If you do a deep dive into this, you do run into these hardcore political types. There’s even an alternative to relationship anarchy called Relationship Communism. There’s a book on it and I read it. It feels more about politics than about relationships to me. I didn’t get through that book. I do like this idea of creating your ideal match. I like to use this term. It’s not my perfect match. It’s my ideal match because it’s co-created, and relationship anarchy provides a backbone for doing that.

For some people it does. In my situation, I don’t search for an ideal match. I’m sure you see this on Tinder and dating apps when someone writes you after you have matched, “What are you looking for?” My answer is very simple, “I’m looking for the Venn diagram where your wants and needs overlap my wants and needs.” That’s it. The challenge that I say is that there is no ideal moment. In my life, if I’m feeling that I’m not getting some certain sexual satisfaction, or maybe there’s a thing that I’m interested in but none of my sexual partners are interested in it, I might seek out a person that does that one thing.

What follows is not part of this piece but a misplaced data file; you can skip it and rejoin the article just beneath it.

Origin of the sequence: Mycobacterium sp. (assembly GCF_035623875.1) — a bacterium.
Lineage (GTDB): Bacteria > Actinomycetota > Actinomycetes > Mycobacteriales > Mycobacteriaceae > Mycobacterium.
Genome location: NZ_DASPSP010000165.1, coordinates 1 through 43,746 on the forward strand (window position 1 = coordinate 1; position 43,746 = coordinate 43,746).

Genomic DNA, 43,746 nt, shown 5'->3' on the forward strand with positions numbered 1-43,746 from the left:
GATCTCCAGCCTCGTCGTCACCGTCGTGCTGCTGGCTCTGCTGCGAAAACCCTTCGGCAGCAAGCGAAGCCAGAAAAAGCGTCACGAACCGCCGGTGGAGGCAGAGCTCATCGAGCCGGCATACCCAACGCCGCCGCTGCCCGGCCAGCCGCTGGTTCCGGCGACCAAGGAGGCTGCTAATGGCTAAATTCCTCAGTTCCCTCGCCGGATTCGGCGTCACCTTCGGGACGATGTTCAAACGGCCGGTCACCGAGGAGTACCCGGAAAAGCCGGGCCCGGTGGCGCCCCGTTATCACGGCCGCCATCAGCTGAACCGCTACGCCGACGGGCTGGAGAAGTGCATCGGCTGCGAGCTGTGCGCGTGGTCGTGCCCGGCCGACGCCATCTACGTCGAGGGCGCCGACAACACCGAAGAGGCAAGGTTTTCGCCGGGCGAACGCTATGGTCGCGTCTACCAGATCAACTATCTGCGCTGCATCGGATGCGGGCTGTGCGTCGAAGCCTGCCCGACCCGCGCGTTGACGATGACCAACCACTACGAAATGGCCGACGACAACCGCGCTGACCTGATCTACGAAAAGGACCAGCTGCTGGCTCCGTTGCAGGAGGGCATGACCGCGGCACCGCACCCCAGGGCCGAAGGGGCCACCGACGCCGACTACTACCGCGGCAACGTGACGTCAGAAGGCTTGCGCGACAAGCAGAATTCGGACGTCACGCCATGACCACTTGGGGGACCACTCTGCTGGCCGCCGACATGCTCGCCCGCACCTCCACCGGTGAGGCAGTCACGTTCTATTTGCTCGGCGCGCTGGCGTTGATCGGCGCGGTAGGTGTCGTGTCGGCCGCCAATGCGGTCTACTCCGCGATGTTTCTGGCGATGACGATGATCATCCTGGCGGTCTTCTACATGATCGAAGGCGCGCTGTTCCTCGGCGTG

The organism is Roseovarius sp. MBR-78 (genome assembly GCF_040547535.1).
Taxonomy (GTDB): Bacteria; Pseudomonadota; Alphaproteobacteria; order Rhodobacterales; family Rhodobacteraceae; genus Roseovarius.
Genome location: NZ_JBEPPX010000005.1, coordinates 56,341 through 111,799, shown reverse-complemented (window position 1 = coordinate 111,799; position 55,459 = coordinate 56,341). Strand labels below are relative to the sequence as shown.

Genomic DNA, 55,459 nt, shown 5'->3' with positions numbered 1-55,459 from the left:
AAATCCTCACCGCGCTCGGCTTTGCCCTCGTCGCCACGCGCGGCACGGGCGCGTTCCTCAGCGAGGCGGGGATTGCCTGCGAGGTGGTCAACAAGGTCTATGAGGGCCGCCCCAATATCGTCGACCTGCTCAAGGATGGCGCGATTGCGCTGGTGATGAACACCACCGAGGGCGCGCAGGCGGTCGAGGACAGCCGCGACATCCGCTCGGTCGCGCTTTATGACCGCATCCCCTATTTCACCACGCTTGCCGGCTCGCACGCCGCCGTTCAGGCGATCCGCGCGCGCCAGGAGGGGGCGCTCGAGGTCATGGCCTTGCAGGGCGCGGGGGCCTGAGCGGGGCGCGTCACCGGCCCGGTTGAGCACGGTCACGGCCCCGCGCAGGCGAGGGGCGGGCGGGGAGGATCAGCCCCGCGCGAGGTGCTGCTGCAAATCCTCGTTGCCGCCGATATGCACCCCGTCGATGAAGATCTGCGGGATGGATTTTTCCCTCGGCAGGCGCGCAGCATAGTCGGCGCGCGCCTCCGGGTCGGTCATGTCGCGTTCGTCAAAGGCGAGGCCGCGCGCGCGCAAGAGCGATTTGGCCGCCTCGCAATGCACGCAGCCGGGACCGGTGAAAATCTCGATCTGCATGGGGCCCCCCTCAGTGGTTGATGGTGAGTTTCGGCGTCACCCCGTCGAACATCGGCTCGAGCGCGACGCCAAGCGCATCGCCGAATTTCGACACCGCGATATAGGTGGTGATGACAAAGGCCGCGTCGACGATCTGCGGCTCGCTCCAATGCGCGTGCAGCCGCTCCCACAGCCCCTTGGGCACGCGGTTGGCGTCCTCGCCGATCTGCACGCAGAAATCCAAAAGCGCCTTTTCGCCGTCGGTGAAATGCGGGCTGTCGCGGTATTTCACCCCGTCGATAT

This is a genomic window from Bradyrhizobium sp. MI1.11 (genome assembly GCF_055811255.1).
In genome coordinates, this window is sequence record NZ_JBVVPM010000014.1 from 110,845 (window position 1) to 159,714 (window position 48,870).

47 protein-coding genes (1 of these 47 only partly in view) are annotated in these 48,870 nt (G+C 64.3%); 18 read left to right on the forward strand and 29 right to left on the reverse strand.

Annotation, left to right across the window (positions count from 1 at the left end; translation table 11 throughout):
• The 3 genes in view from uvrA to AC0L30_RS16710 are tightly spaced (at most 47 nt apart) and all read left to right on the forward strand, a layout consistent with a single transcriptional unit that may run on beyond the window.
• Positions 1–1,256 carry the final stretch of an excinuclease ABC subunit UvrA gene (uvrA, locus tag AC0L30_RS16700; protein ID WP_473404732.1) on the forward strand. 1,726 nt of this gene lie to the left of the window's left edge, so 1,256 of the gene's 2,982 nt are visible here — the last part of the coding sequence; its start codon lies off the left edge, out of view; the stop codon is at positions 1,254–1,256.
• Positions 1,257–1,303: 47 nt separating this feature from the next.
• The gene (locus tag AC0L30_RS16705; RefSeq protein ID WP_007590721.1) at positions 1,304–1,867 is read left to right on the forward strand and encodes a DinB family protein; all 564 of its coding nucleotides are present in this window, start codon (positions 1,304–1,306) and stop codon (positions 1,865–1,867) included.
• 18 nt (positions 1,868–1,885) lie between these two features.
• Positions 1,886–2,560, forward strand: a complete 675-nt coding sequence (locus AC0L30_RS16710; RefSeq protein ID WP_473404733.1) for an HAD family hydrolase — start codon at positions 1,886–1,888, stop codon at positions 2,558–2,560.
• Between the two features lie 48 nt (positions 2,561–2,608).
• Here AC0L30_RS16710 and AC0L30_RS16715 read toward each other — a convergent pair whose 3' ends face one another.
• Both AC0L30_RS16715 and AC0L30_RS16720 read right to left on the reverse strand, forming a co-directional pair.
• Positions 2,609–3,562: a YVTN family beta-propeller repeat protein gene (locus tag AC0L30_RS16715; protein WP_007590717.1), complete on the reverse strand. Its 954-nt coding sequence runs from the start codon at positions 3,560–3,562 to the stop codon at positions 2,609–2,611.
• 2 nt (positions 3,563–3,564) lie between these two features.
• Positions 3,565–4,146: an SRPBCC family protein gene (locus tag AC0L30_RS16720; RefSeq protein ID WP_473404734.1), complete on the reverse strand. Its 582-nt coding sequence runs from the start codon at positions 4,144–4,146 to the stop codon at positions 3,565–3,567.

You are bringing in a specialist.

That’s right. I’m not just using them for that one thing. It’s to say that if they don’t otherwise add any other values to my life like interest in music, going hiking, hobbies, and professional interests, I will be so satisfied to have filled in this one little gap with that person. I’m open to the possibility that we could share or overlap with more wants and needs. I’m not seeking out an ideal in that way.

I want to clarify. When I say an ideal match, I’m creating an ideal match with this match. What we are trying to fashion is the best overlap in the Venn diagram.

We are not trying to force things into our match that aren’t meant to be there, and so it becomes ideal. I agree then.

This is a very exciting notion that relationship anarchy puts forth is the greater possibility because we are not defaulting to the rules of society. We get to create the rules.